How To Get Out Of An Almost Relationship
Ghosting that person you went on one or two days with? Easy. Breaking up with someone you've been dating for a while? No fun, but it happens all the time. It's how to get out of an almost relationship that's tricky. After you've been dating someone for a few months, the "determining the relationship talk" is usually around the corner. But what if you've decided the person you've been casually hanging out with is not non-casual material?
Not everyone is worth wife-ing or husband-ing up. So I asked Laura Bilotta, dating coach and author of Single in the City, and Jen Kirsch, dating expert, how to get out of an almost relationship. I mean, seriously, how the hell do you do it?
1. Be Explicit
"When it comes to breakups of any kind there are two main rules: Be quick and direct," Bilotta explains. "If you know you don't want to be with this person, act now. Waiting is just going to make this experience worse for the both of you."
Being direct means telling the truth. I know, that's scary because the truth can sometimes hurt. "Be honest about why you're breaking up with them. It doesn't have to be anything more than 'This relationship just isn't right for me,'" she continues. "Sometimes, there isn't any particular reason that a person isn't for you and that's OK."
Additionally, don't leave your decision up for negotiation, or else it will make the breakup messy. Kirsch adds, "When you do tell them, make sure you explicitly state that your decision has been made, that you wish them the best, and that you won't be seeing them again." Because when it comes to ending things, boundaries are critical.
2. Do It IRL
If you care about someone, then for God's sake, have the dignity to break up with them in person. "Breaking up in person is always better, but if you're too much of a chicken, you at least owe them a phone call," says Bilotta. "It's always easier to hide behind our phones and write out a carefully crafted text, but it's just a crappy way to end things. A few months requires a real conversation."
And whatever you do, do not ghost them. "Ghosting isn't a nice thing to do to anyone, but it's especially not cool if you've been dating for a while," she continues. "If someone I was legitimately dating ghosted me, I would assume they got kidnapped or hit by a car. It's really rude to put someone through that kind of stress."
To be honest, I do think that every person who has ghosted me is dead. That's what happened right? They all died? RIP to all those Bumble matches.
We all need to grow up a little and start breaking up in person. It's the best way to get closure.
3. Set Boundaries
Have you ever had a breakup that literally lasted longer than the relationship itself? It is the worst. You keep texting one another, sometimes you still hook up, and you exist in this weird gray area, because neither of you were explicit with boundaries when you decided to end things.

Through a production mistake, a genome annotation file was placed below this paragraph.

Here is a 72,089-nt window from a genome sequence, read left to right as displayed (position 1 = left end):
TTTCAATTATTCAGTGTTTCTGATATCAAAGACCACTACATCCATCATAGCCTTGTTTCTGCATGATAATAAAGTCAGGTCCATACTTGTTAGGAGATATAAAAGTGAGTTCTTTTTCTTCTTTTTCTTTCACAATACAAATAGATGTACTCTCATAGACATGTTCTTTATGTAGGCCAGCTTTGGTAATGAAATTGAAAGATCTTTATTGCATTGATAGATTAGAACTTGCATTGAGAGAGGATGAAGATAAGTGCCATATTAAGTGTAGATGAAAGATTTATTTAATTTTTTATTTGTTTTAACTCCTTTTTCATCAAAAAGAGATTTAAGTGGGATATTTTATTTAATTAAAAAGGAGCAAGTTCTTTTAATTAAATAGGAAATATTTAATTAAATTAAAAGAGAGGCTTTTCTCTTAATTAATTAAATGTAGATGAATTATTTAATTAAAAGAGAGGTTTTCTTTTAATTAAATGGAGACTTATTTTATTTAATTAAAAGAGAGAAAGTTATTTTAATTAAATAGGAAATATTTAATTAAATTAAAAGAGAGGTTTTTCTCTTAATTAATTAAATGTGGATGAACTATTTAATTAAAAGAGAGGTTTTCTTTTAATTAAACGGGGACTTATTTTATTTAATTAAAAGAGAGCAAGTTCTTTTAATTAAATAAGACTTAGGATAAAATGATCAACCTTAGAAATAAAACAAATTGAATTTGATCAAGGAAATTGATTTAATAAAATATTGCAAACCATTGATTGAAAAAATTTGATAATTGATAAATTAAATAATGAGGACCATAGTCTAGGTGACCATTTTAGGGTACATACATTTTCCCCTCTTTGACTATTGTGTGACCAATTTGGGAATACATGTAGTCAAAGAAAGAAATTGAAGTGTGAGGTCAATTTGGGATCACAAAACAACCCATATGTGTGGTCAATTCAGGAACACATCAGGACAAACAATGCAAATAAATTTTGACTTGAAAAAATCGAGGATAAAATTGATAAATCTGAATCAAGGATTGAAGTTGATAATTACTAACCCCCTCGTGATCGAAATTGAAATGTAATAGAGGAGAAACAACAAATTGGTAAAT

"Make sure they take you seriously. It's key to draw boundaries," Kirsch says. "You can do this by not responding to them when they drunkenly text you or try to reach out to see 'what's up,' by removing them from your social feeds, or by not agreeing to meet with them in person 'to talk.'" I am definitely guilty of texting exes, asking them "to talk" after we have broken up, and talking usually leads to random sex. And that usually leaves me feeling led on.
"When they message you to 'get closure,' you can respond once or twice, but let them know you need to focus on yourself moving forward, so it is best for you to cut ties at this time," she continues. That way, the breakup actually leaves you broken up, and not hanging on.
4. Break Up Quickly
Like the Nike slogan says, just do it. "If you've gotten to know this person well, and your mind is made up, you are doing them a very big favor by ending things as soon as you know," Kirsch says. "Trust your gut, do the mature thing and end it, and drop all communication shortly after so as not to lead them on."
Keep it short, sweet, and explicit as to not send any mixed signals. Don't leave your partner thinking you might get back together if there's no chance. That's unfair to everybody.
5. Don't Leave Stuff At Their House
My favorite t-shirt is at my ex-boyfriend's house from five years ago, and I think about it almost every day. I wonder what he has done with it. Thrown it away? Sold it at a garage sale? Does he sleep with it every night? Who knows?
"Just be sure when you pull the plug, that you have all your possessions (i.e. [don't leave] your fave leather jacket at their place)," says Kirsch. "Some people, when hurt, don't care about your belongings or giving them back to you. Or having them in their possession might allow them to hold that over you." People might use belongings as leverage after a breakup. Don't let your necklace be a negotiation tactic.
When it comes to breaking up, short, sweet, and explicit is key. Keep it honest, and have boundaries in place as to not prolong the breakup process. And please, no ghosting. That's the worst.
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